Images and signatures each can cause a flight row to grow significantly in height, pushing everything else down on the page (and possibly onto the next page).  The system tries to account for this by varying the flights per page for signed flights or flights with images, revealing one of the tradeoffs that I discussed in my prior blogs: you can maintain the desired number of flights per page, OR you can display all of your data, but you simply cannot do both simultaneously in the general case.

This leads to the next drop-down: the number of flights per page.  Again, see my prior blog posts for why this is approximate (and why I recommend using "Continuous"), but this is a target.  The one promise made here is that a page will not have MORE flights than you specify.

The next three check boxes help tighten things up on the page a little bit:
  • Normally, subtotals are Totals This Page, Totals from Previous Page, and Total Times. If you un-check "Repeat previous page totals...", then it’s just “Totals This Page”/”Total Times”
  • By default, subtotals are broken down by category/class.  If you uncheck "Break down subtotals by category/class", then it’s just straight totals, mixing category/class.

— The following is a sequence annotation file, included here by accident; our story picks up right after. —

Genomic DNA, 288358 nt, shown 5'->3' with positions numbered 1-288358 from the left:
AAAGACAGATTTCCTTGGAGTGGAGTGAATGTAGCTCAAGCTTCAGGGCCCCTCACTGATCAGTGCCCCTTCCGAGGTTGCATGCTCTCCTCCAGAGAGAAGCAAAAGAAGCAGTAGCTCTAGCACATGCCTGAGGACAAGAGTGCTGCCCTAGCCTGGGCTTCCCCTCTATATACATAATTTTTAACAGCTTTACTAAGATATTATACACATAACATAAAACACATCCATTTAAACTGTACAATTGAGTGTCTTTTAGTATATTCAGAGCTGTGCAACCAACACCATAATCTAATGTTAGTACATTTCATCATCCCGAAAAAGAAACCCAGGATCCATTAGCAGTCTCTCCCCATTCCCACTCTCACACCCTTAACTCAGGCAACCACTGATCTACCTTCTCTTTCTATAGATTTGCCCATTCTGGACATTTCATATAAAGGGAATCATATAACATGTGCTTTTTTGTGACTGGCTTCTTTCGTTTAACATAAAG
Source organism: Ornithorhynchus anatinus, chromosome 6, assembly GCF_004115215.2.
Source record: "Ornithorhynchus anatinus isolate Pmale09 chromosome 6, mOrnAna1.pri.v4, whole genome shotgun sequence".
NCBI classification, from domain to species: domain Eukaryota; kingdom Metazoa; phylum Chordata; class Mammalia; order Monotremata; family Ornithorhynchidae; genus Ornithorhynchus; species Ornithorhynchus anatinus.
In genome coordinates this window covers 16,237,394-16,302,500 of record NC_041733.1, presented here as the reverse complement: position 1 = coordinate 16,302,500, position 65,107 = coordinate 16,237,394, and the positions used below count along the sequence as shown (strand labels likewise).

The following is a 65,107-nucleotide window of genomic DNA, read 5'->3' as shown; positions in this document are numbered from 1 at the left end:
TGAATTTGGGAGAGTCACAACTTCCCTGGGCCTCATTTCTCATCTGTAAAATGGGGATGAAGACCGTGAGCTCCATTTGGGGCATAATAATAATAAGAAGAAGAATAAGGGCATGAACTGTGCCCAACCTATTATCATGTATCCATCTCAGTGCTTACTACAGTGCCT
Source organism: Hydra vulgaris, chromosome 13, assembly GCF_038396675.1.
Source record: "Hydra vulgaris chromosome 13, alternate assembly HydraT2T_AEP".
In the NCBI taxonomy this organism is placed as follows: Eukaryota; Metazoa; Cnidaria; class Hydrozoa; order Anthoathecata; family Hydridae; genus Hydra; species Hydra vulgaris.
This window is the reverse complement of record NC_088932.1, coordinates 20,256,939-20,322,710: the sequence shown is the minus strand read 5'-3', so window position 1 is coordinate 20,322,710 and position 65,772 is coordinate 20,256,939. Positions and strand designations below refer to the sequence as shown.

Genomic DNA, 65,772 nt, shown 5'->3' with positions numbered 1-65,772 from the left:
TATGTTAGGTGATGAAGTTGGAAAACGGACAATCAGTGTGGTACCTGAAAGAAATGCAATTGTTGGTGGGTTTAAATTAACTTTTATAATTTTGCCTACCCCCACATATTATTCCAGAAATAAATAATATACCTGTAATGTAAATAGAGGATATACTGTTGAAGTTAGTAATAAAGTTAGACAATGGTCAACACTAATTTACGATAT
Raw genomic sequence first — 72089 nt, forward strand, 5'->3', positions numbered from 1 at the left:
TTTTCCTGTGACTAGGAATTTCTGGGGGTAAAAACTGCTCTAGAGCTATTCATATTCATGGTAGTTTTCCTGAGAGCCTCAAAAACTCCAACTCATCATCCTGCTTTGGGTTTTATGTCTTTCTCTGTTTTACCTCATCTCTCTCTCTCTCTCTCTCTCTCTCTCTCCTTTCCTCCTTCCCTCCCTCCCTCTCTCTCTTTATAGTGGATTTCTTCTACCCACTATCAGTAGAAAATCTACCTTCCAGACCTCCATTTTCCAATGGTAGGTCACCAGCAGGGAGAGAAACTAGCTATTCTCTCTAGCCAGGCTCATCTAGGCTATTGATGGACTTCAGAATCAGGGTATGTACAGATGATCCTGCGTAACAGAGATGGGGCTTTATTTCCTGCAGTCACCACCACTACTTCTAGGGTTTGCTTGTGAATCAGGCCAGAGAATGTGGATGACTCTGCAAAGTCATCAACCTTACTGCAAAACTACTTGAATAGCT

• You also have the option to force a page break between flights that are on different months. 
The Make/Model/Variant Display selection should be fairly straightforward from the example above, letting you trade off detail and density as you see fit.  Choosing ICAO Only can be significantly smaller, and thus help reduce variations in row height.

There are then 4 drop-downs for up to 4 additional columns.  Not every layout supports these, but they allow you to add columns for things like time in a specific category/class of aircraft, or time in Turbine aircraft, or Night Vision time (your choices are based on what's actually in your logbook).

The rest of the options have to do with “properties” that you've used in your flights.  This list can be pretty long. By default, these are put into the Comments or Remarks section, which can make that grow large.  For this reason, you have two sets of options here:
  • Use “separate Properties with” to indicate how multiple properties are joined in comments.
  • You can also specify which properties to exclude from printing altogether.  You may care about the price of gas on a flight, but a potential employer probably doesn't, so you can use this to dramatically condense the print view.
Finally, there's one other tool to help condense the print view: use “///” in their comments.  Anything after “///” will be excluded from printing.  So if you write “Flew with Bob today /// Had a beer afterwards” in the comments for a flight, it will print simply as “Flew with Bob today”.  Further, if you use "///--", it will force the flight to be the last flight on the page before starting a new page; this can be handy to avoid "orphaned" flights when there are two many flights to fit on a single page.

If you have additional layouts or options you'd like to see, please send it to me and I can incorporate it.